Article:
Next week, the installation of the AWE32 card, its entourage and the Corel
 5 package. Once the software installations are done, we shall proceed with
 the SCSI intallations.

         A T T E N T I O N -- A T T E N T I O N -- A T T E N T I O N


 For  a  limited time only; If you wish to have a FREE sample printout sent
 to  you  that  demonstrates  FARGO  Primera & Primera Pro SUPERIOR QUALITY
 600dpi  24  bit Photo Realistic Color Output, please send a Self Addressed
 Stamped Envelope [SASE] (business sized envelope please) to:

                       STReport's Fargo Printout Offer
                                P.O. Box 6672
                      Jacksonville, Florida 32205-6155

 Folks, the FARGO Primera Pro has GOT to be the best yet.  Its far superior
 to the newest of Color Laser Printers selling for more than three times as
 much.  Its said that ONE Picture is worth a thousand words.  Send for this
 sample now.  Guaranteed you will be amazed at the superb quality. (please,
 allow at least a one week turn-around)

         A T T E N T I O N -- A T T E N T I O N -- A T T E N T I O N

                     :HOW TO GET YOUR OWN GENIE ACCOUNT:

       Set your communications software to Half Duplex (or Local Echo)
                      Call: (with modem) 800-638-8369.
                Upon connection type HHH (RETURN after that).
                          Wait for the U#= prompt.

                  Type: XTX99587,CPUREPT then, hit RETURN.

 Fire  up  that  high-speed modem and head for your favorite GEnie Software
 Library!   Effective October 10, 1994, you'll be able to participate in an
 open  beta  test,  offering  access  to  GEnie Services at 9600 bps for as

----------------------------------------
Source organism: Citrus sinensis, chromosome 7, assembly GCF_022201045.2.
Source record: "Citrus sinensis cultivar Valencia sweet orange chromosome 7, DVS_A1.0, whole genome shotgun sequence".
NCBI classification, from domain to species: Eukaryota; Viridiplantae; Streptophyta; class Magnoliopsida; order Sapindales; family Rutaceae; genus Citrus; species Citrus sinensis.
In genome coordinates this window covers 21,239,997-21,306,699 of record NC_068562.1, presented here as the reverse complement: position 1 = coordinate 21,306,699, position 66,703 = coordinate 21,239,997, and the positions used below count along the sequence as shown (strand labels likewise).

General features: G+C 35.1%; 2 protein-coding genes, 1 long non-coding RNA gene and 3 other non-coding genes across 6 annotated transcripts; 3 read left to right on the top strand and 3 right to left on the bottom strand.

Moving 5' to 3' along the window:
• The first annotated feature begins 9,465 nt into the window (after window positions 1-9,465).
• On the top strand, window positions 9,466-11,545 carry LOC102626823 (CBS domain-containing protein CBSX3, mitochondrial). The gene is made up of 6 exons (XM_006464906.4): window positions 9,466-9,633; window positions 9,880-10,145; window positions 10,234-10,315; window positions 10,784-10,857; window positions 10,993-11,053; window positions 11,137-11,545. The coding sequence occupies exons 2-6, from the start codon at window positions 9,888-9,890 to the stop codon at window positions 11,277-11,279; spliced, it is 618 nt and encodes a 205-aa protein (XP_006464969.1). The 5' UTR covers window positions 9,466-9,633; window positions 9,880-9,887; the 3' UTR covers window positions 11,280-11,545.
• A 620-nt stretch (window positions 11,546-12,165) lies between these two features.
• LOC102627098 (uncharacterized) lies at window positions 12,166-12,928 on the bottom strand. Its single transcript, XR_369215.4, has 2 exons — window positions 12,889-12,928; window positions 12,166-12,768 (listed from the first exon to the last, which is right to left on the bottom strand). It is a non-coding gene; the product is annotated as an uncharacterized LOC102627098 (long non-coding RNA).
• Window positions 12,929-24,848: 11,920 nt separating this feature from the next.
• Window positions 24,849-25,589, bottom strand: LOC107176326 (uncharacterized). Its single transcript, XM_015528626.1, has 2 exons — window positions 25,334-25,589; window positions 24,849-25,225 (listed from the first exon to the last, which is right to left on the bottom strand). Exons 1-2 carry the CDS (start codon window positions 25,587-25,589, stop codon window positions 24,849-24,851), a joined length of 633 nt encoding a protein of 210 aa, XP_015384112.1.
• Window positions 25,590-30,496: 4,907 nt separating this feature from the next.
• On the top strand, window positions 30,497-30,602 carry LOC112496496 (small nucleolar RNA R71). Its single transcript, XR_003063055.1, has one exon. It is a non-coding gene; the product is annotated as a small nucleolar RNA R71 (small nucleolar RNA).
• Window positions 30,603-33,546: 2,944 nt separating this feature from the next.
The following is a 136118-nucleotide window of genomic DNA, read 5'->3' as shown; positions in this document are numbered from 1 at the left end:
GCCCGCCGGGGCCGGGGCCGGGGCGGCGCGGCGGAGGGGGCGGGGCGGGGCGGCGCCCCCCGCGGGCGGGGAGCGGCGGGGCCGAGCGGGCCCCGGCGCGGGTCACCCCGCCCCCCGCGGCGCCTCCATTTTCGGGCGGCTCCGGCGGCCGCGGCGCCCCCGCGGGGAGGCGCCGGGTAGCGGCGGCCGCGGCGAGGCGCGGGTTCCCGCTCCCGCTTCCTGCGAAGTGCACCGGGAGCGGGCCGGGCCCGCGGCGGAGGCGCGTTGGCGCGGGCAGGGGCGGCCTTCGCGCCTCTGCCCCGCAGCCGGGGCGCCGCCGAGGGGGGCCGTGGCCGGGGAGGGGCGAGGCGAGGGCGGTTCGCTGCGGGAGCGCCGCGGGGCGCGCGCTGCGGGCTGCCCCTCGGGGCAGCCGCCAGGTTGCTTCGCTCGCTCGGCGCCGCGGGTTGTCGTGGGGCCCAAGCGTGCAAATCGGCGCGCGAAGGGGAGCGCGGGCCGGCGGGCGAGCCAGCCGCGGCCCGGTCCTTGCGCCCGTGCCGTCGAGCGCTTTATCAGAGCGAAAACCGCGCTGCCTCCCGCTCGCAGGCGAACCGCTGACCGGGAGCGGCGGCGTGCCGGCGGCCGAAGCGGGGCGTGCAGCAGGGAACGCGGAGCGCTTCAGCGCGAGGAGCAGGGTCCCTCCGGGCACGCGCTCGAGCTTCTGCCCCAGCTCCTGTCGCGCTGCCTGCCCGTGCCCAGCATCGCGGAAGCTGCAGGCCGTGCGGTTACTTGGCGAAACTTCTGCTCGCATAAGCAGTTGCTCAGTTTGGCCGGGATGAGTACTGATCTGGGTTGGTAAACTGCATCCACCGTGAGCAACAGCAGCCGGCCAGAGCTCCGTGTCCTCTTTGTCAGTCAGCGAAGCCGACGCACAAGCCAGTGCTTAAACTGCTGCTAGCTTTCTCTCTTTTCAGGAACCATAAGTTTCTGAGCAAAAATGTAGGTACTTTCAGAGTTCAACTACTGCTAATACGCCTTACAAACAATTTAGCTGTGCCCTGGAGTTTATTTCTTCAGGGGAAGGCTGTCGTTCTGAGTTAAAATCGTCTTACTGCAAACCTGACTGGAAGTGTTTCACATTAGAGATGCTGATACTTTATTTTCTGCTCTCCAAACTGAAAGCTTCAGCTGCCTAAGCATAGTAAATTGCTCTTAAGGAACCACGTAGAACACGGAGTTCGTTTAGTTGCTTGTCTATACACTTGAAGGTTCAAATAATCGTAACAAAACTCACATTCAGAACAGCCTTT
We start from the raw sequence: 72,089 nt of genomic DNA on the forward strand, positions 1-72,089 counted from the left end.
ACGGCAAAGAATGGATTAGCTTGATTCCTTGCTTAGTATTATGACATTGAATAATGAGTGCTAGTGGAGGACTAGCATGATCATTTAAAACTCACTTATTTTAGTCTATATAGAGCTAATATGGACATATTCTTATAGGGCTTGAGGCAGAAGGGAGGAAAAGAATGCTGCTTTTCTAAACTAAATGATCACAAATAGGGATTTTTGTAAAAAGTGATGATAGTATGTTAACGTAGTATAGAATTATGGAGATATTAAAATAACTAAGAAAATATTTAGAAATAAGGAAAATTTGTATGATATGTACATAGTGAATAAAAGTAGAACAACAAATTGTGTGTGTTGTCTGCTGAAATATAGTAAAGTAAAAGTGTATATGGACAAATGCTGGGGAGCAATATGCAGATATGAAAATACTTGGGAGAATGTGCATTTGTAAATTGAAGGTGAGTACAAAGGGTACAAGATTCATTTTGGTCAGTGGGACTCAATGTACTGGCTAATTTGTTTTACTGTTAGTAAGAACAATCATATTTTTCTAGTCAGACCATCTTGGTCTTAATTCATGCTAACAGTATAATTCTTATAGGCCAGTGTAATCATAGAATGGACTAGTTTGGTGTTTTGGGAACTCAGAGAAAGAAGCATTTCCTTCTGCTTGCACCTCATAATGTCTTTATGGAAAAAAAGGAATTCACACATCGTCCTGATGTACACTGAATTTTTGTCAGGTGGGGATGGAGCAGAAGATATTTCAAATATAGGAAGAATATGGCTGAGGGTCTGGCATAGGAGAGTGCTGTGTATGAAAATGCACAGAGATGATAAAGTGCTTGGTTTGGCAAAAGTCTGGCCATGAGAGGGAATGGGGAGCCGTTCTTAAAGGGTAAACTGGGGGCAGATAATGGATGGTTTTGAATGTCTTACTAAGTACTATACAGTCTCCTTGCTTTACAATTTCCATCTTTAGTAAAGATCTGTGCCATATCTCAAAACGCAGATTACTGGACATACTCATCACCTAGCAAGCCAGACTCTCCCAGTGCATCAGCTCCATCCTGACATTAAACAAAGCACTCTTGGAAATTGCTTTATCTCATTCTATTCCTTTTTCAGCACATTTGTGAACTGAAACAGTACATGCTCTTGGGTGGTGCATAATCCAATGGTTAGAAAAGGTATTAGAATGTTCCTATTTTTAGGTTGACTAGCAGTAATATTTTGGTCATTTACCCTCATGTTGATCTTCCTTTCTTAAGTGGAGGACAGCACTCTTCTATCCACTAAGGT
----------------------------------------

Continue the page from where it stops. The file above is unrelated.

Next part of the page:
little as $5.00 per hour.

 As a result of an arrangement with Sprint, GEnie will be offering 9600 bps
 access  from almost 300 SprintNet locations.  Best of all, this high-speed
 access  will  not  be subject to high-priced surcharges.  The normal $2.00
 per  hour  SprintNet  surcharge  will apply...even at 9600 bps!  This open
 beta test is expected to run through the end of the year.

 To find the number of the SprintNet access number nearest you, simply type
 PHONES  at  any  GEnie menu prompt (or use the "Move To Keyword" option in
 Genie  for  Windows and type PHONES).  Remember, this rate applies only to
 9600  bps  access  via  SprintNet.  So be sure to choose the access number
 showing  "9600" in the "Baud Rate" column AND "SprintNet" in the "Network"

 From  the  "Fine  Print"  department,  please note that the $2.00 per hour
 surcharge for SprintNet access is applicable even during your initial four
 hours of monthly usage.

 So,  whether you're into downloading software, reading bulletin boards, or
 accessing databases, it's about to become cheaper to do it faster!

      GEnie Information Services copyright (C) 1994 by General Electric
             Information Services/GEnie, reprinted by permission

        ___   ___    _____     _______
       /___| /___|  /_____|  /_______/           The Macintosh RoundTable
      /____|/____| /__/|__| /__/                 ________________________
   /__/ |___/ |__|_/   |__|_/____                  Managed by SyndiComm
  /__/  |__/  |__|/    |__|______/

          An Official Forum of the International Computer Users Group
                    *** STReport available in MAC RT ***
                                 ASCII TEXT
                            for ALL GEnie users!

                           MAC/APPLE SECTION (II)
                         John Deegan, Editor (Temp)

 > NBA THRILLS! STR InfoFile              A Thrill a minute!


 Cactus League Professional Basketball Version 4 is now available.

 Here is a listing of new features and enhancements to the award-
 winning Cactus League Professional Basketball Computer Simulation:

 1.   The rules enacted by the Professional Basketball Board of
      Governors on October 6, 1994, have been added. These rules,